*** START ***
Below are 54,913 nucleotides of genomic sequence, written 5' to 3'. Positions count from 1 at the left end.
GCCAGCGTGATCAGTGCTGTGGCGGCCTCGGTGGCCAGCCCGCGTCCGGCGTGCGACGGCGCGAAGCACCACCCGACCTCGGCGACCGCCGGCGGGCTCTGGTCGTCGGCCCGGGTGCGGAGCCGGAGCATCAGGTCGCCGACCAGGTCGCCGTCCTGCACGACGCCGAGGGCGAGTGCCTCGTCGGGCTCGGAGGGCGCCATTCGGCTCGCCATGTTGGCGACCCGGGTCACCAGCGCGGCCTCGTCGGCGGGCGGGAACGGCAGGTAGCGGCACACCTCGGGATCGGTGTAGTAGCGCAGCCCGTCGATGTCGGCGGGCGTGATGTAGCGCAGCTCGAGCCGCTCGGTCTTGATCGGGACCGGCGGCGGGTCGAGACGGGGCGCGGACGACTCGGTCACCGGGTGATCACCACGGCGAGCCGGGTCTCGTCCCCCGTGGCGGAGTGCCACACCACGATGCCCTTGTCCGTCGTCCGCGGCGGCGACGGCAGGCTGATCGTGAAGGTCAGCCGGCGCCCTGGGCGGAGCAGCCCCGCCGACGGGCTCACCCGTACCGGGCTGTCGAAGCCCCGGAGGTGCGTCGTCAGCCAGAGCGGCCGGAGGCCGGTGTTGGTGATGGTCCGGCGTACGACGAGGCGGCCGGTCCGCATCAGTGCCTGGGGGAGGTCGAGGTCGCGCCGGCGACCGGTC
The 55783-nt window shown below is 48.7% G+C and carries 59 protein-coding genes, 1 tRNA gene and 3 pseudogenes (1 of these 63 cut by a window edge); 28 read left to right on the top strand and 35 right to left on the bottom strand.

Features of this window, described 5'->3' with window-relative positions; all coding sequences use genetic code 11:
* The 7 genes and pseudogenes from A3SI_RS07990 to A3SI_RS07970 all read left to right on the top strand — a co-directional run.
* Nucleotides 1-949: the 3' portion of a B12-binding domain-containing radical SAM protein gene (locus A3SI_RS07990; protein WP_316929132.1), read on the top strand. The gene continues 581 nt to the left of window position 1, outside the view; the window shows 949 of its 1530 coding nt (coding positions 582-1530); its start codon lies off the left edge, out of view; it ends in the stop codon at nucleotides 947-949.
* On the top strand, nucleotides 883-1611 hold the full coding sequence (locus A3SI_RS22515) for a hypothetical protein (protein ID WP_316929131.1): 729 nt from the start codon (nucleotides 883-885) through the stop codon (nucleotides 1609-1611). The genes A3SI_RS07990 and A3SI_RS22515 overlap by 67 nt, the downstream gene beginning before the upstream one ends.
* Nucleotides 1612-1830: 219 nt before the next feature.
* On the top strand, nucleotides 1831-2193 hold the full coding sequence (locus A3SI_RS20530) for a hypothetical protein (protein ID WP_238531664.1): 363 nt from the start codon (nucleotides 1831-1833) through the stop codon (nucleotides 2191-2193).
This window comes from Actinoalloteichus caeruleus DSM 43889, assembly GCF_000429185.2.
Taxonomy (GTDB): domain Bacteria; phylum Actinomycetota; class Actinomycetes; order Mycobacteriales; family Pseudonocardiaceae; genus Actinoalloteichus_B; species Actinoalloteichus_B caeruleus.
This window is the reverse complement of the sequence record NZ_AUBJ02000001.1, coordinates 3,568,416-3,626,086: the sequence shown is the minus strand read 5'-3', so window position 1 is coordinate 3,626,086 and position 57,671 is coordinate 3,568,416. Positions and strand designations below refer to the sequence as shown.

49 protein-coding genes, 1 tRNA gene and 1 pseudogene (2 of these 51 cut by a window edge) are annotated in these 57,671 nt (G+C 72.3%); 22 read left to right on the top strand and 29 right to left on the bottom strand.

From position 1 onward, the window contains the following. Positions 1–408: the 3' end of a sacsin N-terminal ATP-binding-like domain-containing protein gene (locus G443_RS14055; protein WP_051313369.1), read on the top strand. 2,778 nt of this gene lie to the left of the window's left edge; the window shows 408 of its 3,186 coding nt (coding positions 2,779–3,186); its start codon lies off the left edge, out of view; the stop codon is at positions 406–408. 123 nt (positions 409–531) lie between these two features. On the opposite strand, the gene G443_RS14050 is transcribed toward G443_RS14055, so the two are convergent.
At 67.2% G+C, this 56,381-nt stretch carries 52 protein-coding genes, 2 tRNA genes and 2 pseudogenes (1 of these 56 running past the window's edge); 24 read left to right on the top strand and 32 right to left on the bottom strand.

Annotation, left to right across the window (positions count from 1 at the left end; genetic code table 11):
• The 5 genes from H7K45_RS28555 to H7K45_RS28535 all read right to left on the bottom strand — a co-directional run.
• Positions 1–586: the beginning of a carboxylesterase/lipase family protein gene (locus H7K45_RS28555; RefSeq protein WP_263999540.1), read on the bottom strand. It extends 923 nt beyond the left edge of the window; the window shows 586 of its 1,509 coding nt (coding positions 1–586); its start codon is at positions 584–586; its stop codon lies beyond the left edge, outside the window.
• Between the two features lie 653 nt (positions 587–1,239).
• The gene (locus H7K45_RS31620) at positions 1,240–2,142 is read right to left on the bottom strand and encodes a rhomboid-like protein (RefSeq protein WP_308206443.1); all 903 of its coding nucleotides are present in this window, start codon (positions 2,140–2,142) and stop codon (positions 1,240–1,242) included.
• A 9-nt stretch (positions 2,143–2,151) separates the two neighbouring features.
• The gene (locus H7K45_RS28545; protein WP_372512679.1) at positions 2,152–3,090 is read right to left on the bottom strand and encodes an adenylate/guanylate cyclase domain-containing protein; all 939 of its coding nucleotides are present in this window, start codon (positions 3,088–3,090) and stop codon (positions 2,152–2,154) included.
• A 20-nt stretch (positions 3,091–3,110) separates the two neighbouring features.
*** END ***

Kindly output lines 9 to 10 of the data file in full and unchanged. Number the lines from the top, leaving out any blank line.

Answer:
* On the top strand, nucleotides 1831-2193 hold the full coding sequence (locus A3SI_RS20530) for a hypothetical protein (protein ID WP_238531664.1): 363 nt from the start codon (nucleotides 1831-1833) through the stop codon (nucleotides 2191-2193).
This window comes from Actinoalloteichus caeruleus DSM 43889, assembly GCF_000429185.2.